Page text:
Hey there! I'm Ana Paola, a retired mixologist with a desire to live the most fulfilling life as simply as possible.
The information I am sharing today is based on a book called A New Earth, by Eckhart Tolle. It is one of the few resources I have come across in my life that has shifted the way my mind works and how I process my emotions.
In the book, Tolle introduces the concept of having an ego. We usually think of somebody that believes that they are better than everyone else when we hear the word "ego." For the sake of the ego that I am discussing, that is not what I want you to think. Preferably, I want you to see the ego as this identity that we have created. For example, you might say to yourself: “I am a great artist or a hard worker” or “I do not think anyone likes me.” All of these thoughts, whether they are positive or negative, is the ego.
The ego is hidden in the words I, me, my, or mine.
- "I am a hard worker."
- "My body is ugly."
These beliefs about our personalities, talents, and our abilities are examples of our ego. It is a mental construction that we have created of ourselves. The more we identify with these things as being a reality, the more the ego produces emotional drama in our lives.
Characteristics of the Ego
There are a few aspects of the ego that are important to notice. For one, the ego loves identifying with key things that enhances its sense of self-worth.
- "That’s my car, my partner, my clothes."
- "This is my life, my story."
The ego also loves comparing our positive attributes to someone else’s negative attributes or vice versa.
- "Why am I always the hard worker, and he’s always so lazy?"
- "Those people are successful, but I’m a failure."
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The ego loves attaching itself to labels because labels enforce that sense of self. It is always me versus them. When we validate labels, we feed the ego.
Complaining is undoubtedly another aspect of the ego that also helps to strengthen it. Whether we are just complaining to ourselves or to others, this specific action is what makes the ego thrive. For example, let's say we are unsatisfied with our physical appearance. Subconsciously, the ego tells us that maybe if we obtain beautiful things, then we too will be beautiful. We convince ourselves these new material possessions will boost our self-worth. The thing about the ego is it is never completely satisfied. That feeling of pleasure that comes precisely after retail therapy is always short lived. The ego is already looking for something else, wanting something more.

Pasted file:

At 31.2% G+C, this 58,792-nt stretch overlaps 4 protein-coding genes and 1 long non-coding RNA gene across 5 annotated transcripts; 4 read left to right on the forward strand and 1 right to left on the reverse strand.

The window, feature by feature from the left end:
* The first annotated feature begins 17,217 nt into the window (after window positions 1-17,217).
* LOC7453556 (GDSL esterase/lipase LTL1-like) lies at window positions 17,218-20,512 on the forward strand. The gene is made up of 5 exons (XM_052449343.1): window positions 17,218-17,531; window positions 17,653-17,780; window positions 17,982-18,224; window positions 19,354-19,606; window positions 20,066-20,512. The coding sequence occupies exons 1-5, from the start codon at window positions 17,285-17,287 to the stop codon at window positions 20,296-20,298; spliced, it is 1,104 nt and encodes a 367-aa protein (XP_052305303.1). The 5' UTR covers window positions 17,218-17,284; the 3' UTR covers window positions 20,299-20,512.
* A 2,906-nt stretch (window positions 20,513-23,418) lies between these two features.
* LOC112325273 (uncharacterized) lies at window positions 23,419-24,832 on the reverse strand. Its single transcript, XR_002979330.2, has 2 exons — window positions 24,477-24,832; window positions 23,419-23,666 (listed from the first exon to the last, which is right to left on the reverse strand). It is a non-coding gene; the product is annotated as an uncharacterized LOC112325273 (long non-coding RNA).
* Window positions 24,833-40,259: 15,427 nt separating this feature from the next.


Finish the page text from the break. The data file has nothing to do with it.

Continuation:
Spotting the Ego
If we want to spot the ego, we need to look for the trail of emotional drama. This manifests itself in distinct feelings of dissatisfaction, anxiety, anger, and insecurity. These feelings are typically strongly associated with our sense of self-image. Anytime you notice yourself saying the words, I, Me, My, or Mine, chances are your ego is at play here. For example, we never cared about the car until it became my car. We did not feel envious about that person until they became my partner. Any time we feel as if we lack something, it is usually ego.
The ego always wants more. more success, more money, and more attention. Anytime the ego does not feel like it has enough of something, it can make us feel as if we are the ones that are not enough. We can never fully get rid of the ego. It will always be there. How strong of a role it plays in our lives depends on how much we let it run free unconsciously.
Reducing the Ego’s Presence
Now that we know how to spot the ego, we can go over effective ways that we can reduce its presence in our lives. Start by being more open and honest. When our friends and family ask us how we are doing, we may naturally tend to tell them we are doing great. If we tell them that we are doing great, but we are not, that is the ego. The ego is trying to maintain a certain self-image of being happy or perfect. Instead, try being open and honest. Tell the person how you feel. Keep in mind, if you start complaining that would be the ego again.
Another thing that we can do is to find value in the work we do. We should view our work as something that provides value instead of viewing it as something that we do for recognition, fame, or monetary gain. Acting in a selfless way for other people is another way we can transcend the ego. We should not be doing things because we expect something in return, but because we feel it benefits the greater good.
The last place that the ego does not exist in our lives is when we are in the present moment. The ego cannot be bothered by thinking about the past or worrying about the future. Being in the present moment can come about in different ways. You can be cooking or spending time with others. You can spend time in nature, writing gratitude lists, or playing with your pets. If you are struggling with focusing on the now, I heartily recommend meditating, exercising, or practicing yoga. These are the precise moments, the now moments when the ego is not present in our lives.
Transcending the Ego
Eckhart Tolle states that the key way to transcend the ego is to become aware of it. The problem is the ego is usually hidden in the stream of the unconscious. The ego is hidden in thoughts that run through our minds every single day. The person who is aware knows that thoughts are just thoughts and that feelings are just feelings, but they are not us. We are not identified with it. Awareness of the ego is the key to transcending it.
These concepts of the ego are just the basics of what the ego is and the role that it can play in our lives. We need to personify the ego, separate it from ourselves and carefully observe it. Observe what it does, and how it behaves. By practicing these techniques, you can overcome your ego and relieve any shallow short-lived happiness and uneasiness.